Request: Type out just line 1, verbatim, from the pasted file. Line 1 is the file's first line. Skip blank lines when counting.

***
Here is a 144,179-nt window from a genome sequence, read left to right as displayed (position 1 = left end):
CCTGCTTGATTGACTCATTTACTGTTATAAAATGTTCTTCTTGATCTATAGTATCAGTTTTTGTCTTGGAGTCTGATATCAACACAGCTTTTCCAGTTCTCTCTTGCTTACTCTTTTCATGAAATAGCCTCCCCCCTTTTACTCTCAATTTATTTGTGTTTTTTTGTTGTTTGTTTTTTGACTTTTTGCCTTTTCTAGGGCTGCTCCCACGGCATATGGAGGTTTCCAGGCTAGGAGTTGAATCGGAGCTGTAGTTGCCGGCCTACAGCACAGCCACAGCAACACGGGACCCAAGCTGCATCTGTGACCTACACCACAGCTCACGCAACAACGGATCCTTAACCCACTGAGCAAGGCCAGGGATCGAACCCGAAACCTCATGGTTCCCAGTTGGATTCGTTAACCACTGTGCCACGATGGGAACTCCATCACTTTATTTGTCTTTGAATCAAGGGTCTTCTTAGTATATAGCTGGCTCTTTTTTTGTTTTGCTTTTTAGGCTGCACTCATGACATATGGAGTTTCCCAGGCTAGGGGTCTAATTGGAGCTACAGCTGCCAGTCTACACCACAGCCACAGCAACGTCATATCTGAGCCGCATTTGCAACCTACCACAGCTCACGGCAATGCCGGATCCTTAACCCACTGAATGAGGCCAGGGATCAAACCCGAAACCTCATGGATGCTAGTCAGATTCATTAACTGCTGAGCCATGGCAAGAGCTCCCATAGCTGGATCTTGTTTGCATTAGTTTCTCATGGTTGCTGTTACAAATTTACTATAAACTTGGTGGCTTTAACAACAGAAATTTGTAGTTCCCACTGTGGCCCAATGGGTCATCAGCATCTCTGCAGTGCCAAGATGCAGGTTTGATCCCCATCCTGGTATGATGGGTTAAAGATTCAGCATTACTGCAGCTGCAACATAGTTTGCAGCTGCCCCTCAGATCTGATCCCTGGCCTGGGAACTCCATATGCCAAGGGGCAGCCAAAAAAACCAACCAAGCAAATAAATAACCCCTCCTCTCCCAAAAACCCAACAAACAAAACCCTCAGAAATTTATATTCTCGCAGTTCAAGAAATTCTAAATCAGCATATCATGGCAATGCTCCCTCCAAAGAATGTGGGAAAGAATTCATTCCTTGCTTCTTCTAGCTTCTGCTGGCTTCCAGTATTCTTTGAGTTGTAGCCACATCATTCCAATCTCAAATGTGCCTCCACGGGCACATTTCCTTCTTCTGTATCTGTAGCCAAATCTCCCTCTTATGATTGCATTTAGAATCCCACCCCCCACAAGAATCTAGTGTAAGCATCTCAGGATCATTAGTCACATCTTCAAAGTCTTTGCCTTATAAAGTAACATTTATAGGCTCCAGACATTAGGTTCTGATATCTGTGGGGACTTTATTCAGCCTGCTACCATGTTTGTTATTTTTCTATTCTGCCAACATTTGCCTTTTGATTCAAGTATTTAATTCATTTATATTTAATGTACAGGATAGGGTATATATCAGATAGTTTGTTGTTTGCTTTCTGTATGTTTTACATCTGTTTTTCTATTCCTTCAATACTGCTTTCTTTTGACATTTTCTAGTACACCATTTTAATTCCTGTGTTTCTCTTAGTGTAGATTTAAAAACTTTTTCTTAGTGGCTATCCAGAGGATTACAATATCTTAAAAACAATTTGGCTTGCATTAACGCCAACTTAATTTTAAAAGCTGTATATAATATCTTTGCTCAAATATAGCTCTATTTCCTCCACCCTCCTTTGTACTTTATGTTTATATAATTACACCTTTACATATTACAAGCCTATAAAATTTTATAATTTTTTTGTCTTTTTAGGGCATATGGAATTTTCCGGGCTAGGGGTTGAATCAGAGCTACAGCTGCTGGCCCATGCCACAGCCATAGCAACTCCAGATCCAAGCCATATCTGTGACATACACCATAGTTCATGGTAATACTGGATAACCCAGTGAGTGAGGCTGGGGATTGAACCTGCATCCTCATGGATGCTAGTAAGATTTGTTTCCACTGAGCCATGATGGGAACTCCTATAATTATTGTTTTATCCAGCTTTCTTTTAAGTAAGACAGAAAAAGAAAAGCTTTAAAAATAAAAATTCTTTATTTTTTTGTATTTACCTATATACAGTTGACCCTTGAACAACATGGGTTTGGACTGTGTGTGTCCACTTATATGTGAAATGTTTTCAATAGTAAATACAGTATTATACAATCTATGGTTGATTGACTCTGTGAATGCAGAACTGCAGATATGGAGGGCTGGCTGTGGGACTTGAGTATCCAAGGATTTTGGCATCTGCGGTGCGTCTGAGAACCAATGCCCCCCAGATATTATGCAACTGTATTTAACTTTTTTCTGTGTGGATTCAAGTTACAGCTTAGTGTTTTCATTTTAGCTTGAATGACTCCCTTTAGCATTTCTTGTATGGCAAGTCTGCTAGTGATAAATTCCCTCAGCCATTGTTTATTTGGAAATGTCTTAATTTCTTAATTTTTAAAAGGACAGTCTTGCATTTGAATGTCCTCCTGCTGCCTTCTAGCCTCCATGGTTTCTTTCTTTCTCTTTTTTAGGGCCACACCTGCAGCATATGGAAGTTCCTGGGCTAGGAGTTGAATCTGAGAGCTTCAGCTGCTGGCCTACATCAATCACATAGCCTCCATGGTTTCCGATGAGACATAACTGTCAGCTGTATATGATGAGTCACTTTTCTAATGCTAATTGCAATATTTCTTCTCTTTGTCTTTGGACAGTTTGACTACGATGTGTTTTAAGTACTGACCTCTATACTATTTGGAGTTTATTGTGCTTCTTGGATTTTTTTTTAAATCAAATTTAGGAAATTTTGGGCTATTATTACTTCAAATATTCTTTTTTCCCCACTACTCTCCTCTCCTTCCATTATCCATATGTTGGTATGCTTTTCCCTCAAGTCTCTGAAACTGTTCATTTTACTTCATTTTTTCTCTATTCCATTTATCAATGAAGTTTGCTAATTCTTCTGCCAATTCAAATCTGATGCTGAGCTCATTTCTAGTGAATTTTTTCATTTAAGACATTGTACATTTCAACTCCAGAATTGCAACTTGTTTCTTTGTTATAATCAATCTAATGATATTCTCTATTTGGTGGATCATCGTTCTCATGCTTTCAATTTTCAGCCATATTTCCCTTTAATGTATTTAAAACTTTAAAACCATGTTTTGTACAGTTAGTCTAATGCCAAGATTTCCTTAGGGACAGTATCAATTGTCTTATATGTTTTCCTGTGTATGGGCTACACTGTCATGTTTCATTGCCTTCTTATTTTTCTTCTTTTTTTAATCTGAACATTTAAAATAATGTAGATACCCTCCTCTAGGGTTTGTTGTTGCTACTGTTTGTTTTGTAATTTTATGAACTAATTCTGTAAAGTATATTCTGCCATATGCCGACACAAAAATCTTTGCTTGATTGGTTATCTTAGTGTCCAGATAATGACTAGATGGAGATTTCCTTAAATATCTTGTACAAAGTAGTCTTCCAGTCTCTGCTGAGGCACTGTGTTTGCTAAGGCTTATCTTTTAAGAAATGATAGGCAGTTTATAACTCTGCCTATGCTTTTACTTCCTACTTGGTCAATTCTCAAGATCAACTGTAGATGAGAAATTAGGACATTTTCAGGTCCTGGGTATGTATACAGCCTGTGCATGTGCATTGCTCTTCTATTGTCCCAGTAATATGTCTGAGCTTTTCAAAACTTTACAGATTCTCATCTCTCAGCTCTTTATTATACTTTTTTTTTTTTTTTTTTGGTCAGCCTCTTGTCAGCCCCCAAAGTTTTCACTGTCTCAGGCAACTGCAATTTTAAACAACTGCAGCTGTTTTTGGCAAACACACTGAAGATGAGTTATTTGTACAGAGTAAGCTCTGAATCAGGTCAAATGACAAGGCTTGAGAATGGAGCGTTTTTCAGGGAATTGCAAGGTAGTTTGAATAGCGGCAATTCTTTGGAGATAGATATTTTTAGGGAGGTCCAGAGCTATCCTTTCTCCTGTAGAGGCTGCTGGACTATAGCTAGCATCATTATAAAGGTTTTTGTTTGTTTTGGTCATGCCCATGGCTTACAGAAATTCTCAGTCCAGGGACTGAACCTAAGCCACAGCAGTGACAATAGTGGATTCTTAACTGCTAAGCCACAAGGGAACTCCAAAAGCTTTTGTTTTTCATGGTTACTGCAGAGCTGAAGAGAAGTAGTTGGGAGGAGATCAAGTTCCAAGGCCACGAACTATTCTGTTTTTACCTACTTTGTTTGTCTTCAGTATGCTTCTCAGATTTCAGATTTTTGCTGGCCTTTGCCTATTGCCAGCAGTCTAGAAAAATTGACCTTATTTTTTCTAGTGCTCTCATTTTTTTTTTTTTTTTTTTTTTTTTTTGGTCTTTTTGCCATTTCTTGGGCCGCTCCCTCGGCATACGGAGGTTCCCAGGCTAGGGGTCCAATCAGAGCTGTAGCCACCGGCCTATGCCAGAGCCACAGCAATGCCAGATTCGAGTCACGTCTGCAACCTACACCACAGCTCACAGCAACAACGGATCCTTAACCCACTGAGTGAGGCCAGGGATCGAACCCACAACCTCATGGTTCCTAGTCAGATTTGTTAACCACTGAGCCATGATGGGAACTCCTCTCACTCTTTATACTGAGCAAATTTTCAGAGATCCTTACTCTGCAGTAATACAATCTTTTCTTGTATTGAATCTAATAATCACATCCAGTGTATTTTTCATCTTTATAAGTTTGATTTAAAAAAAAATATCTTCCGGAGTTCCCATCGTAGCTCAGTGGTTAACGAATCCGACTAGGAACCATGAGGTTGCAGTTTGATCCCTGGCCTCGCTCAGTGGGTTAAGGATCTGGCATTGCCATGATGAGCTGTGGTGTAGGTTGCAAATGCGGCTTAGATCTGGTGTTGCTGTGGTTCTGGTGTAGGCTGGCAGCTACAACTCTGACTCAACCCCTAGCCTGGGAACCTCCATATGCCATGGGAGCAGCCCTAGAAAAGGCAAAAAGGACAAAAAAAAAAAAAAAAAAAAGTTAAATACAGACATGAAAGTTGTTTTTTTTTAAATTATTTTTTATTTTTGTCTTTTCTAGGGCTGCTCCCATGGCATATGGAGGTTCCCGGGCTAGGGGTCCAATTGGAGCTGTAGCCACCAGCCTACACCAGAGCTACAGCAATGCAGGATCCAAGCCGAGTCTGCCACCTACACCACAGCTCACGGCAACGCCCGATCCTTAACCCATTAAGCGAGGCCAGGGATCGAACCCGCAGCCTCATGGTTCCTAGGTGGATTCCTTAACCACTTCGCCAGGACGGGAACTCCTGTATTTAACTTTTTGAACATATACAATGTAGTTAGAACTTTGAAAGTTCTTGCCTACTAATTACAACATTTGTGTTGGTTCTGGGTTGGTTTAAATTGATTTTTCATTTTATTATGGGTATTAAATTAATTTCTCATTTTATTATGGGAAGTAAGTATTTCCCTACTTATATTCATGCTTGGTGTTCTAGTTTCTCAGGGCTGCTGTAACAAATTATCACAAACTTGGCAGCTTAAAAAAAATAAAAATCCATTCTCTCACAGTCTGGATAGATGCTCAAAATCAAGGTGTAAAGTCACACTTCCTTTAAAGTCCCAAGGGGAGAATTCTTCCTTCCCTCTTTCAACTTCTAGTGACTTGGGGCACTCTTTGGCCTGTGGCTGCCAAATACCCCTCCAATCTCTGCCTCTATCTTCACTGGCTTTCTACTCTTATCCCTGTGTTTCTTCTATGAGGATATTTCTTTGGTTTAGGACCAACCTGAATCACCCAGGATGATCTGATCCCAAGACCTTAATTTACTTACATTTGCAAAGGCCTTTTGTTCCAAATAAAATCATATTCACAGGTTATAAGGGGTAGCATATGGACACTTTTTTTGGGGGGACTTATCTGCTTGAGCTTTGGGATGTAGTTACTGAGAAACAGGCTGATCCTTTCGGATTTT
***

Here is a 144,179-nt window from a genome sequence, read left to right as displayed (position 1 = left end):